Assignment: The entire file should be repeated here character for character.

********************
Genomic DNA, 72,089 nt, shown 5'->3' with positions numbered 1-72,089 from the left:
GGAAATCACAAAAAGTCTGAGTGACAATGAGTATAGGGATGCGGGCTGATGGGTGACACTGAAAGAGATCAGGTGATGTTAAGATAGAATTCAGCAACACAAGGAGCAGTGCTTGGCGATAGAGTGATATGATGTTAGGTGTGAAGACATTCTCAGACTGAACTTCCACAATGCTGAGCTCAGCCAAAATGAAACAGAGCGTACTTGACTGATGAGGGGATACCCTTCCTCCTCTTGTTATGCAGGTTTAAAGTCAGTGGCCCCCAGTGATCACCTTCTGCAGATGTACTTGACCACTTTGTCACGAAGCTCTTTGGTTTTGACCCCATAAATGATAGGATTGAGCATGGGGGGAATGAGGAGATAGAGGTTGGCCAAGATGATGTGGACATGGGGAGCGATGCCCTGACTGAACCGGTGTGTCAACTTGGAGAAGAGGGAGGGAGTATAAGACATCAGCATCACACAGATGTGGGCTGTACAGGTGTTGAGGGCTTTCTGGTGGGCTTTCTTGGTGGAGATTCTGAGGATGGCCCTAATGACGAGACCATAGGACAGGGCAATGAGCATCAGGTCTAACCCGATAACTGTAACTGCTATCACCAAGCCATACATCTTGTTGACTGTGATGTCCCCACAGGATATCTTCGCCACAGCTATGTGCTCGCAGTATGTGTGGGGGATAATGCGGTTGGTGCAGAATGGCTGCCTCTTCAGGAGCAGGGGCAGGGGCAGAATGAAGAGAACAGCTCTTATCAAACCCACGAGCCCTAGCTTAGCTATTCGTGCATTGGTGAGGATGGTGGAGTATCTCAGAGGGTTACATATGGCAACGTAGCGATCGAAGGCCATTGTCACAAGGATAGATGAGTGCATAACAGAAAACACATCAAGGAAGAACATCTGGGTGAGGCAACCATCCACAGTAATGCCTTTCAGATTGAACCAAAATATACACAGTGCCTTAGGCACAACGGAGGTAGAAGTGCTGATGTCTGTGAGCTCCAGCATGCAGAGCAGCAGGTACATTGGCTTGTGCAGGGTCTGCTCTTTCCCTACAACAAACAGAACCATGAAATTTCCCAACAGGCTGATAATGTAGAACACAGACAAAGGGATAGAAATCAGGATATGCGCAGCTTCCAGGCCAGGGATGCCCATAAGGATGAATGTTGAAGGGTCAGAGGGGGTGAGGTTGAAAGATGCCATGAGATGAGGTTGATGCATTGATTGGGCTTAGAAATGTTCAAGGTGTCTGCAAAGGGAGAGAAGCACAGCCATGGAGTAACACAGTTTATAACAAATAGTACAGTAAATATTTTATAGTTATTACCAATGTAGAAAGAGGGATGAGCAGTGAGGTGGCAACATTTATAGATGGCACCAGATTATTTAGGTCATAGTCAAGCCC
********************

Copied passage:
Genomic DNA, 72,089 nt, shown 5'->3' with positions numbered 1-72,089 from the left:
GGAAATCACAAAAAGTCTGAGTGACAATGAGTATAGGGATGCGGGCTGATGGGTGACACTGAAAGAGATCAGGTGATGTTAAGATAGAATTCAGCAACACAAGGAGCAGTGCTTGGCGATAGAGTGATATGATGTTAGGTGTGAAGACATTCTCAGACTGAACTTCCACAATGCTGAGCTCAGCCAAAATGAAACAGAGCGTACTTGACTGATGAGGGGATACCCTTCCTCCTCTTGTTATGCAGGTTTAAAGTCAGTGGCCCCCAGTGATCACCTTCTGCAGATGTACTTGACCACTTTGTCACGAAGCTCTTTGGTTTTGACCCCATAAATGATAGGATTGAGCATGGGGGGAATGAGGAGATAGAGGTTGGCCAAGATGATGTGGACATGGGGAGCGATGCCCTGACTGAACCGGTGTGTCAACTTGGAGAAGAGGGAGGGAGTATAAGACATCAGCATCACACAGATGTGGGCTGTACAGGTGTTGAGGGCTTTCTGGTGGGCTTTCTTGGTGGAGATTCTGAGGATGGCCCTAATGACGAGACCATAGGACAGGGCAATGAGCATCAGGTCTAACCCGATAACTGTAACTGCTATCACCAAGCCATACATCTTGTTGACTGTGATGTCCCCACAGGATATCTTCGCCACAGCTATGTGCTCGCAGTATGTGTGGGGGATAATGCGGTTGGTGCAGAATGGCTGCCTCTTCAGGAGCAGGGGCAGGGGCAGAATGAAGAGAACAGCTCTTATCAAACCCACGAGCCCTAGCTTAGCTATTCGTGCATTGGTGAGGATGGTGGAGTATCTCAGAGGGTTACATATGGCAACGTAGCGATCGAAGGCCATTGTCACAAGGATAGATGAGTGCATAACAGAAAACACATCAAGGAAGAACATCTGGGTGAGGCAACCATCCACAGTAATGCCTTTCAGATTGAACCAAAATATACACAGTGCCTTAGGCACAACGGAGGTAGAAGTGCTGATGTCTGTGAGCTCCAGCATGCAGAGCAGCAGGTACATTGGCTTGTGCAGGGTCTGCTCTTTCCCTACAACAAACAGAACCATGAAATTTCCCAACAGGCTGATAATGTAGAACACAGACAAAGGGATAGAAATCAGGATATGCGCAGCTTCCAGGCCAGGGATGCCCATAAGGATGAATGTTGAAGGGTCAGAGGGGGTGAGGTTGAAAGATGCCATGAGATGAGGTTGATGCATTGATTGGGCTTAGAAATGTTCAAGGTGTCTGCAAAGGGAGAGAAGCACAGCCATGGAGTAACACAGTTTATAACAAATAGTACAGTAAATATTTTATAGTTATTACCAATGTAGAAAGAGGGATGAGCAGTGAGGTGGCAACATTTATAGATGGCACCAGATTATTTAGGTCATAGTCAAGCCC